The history of cruise ships is varied as it is difficult to pinpoint an exact time in history that saw ships become exclusively used for cruises, given that many ships served multiple purposes throughout history. Throughout maritime history, any ship that had allowed passengers could have been classified as a cruise ship, provided that the passenger’s aim was not to travel to a specific destination but rather simply to be onboard the ship as it travelled.
The first company that was incorporated with the specific goal of creating cruise voyages was the Peninsular & Oriental Steam Navigation Company, which was founded in 1822. The company first began as a shipping line that serviced routes between England and the Iberian Peninsula, eventually winning contracts for expanding their business, including winning a contact to deliver mail in 1837. The company introduced their first passenger cruising services in 1844 and advertised sea tours to customers that included destinations around Europe, such as Gibraltar, Malta, and Athens, with all cruises departing from Southampton. Although they did not operate under the same specifications as modern cruises, the voyages were unique at that time and it was not until many years later that the company found themselves with any real competition. The company have continued to expand their list of destinations through to today and have been highly successful at expanding the maritime industry as a whole, contributing to the development of shipyards and ensuring long-lasting careers in the maritime industry.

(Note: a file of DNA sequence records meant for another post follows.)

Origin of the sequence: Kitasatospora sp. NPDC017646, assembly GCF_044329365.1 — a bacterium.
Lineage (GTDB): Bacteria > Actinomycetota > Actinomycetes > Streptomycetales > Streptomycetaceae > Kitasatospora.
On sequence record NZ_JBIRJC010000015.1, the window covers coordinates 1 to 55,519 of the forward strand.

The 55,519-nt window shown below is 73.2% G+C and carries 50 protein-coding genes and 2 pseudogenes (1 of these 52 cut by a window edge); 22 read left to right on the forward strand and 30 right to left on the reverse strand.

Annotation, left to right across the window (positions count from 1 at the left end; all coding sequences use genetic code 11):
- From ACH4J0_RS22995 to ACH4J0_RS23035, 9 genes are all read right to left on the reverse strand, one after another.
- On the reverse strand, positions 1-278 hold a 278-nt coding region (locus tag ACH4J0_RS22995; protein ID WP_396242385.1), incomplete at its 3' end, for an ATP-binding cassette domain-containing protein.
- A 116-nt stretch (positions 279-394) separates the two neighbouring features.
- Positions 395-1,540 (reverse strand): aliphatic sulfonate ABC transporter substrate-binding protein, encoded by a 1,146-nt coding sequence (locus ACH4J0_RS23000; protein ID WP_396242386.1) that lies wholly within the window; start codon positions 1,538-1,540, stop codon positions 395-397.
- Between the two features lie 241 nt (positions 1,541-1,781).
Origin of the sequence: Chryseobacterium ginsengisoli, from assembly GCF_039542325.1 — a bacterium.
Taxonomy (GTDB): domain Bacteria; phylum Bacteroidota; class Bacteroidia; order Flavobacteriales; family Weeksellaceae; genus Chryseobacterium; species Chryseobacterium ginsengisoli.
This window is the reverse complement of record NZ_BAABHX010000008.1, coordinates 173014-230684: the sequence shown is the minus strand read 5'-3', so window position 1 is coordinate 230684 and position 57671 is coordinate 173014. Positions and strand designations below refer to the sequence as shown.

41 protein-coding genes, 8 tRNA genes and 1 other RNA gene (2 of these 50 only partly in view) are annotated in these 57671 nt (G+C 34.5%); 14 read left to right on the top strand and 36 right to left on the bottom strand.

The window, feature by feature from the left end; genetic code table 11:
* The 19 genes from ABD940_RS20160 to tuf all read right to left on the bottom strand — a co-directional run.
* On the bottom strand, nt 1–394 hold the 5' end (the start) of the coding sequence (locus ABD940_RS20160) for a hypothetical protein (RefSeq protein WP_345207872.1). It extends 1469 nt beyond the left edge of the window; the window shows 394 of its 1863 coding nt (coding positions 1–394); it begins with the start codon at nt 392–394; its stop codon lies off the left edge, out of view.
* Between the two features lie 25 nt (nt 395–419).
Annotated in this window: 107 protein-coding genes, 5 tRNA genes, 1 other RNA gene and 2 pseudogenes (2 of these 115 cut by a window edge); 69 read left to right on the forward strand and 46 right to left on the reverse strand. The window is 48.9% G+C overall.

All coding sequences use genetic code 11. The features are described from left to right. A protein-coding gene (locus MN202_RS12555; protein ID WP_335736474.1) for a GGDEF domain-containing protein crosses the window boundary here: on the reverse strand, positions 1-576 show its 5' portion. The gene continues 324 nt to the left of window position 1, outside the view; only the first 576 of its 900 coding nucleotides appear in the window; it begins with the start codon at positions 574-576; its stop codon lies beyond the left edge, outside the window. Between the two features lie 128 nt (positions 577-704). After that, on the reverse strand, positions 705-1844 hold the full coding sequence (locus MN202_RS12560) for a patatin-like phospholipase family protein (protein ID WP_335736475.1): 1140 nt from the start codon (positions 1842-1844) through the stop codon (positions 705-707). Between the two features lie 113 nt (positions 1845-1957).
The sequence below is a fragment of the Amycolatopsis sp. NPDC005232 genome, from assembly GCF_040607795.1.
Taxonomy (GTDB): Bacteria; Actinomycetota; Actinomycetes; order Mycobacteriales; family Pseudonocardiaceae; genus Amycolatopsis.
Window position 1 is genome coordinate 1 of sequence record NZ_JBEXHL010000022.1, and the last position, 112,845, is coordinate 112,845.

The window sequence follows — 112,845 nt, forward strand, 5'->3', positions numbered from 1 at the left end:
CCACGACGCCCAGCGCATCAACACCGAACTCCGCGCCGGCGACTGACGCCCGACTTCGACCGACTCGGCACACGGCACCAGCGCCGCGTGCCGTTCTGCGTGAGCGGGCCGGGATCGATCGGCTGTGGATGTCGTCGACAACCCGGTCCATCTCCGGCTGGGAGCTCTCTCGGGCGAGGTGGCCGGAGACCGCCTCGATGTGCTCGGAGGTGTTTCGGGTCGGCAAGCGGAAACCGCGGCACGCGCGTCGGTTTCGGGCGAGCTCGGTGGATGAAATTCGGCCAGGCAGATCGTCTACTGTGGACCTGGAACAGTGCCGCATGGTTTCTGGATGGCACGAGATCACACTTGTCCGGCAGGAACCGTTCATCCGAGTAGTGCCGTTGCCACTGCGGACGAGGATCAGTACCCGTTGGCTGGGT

The development of commercial airlines changed the fate of cruises as it was far more efficient, and in many cases cheaper, to travel by air than over the sea. This caused the cruise industry to have to change their tactics and offer cruises for the sake of cruises, with the goal of a holiday to spend time on a ship, rather than simply travel to a specific destination. This also changed the design of ships used for cruises as they suddenly found they had to incorporate large entertainment spaces, as well as kitchens that were able to offer higher quality meals. Today it is not uncommon for large cruise ships to have multiple swimming pools, with some of the larger ships even having their own waterparks on board the ship, alongside numerous other facilities.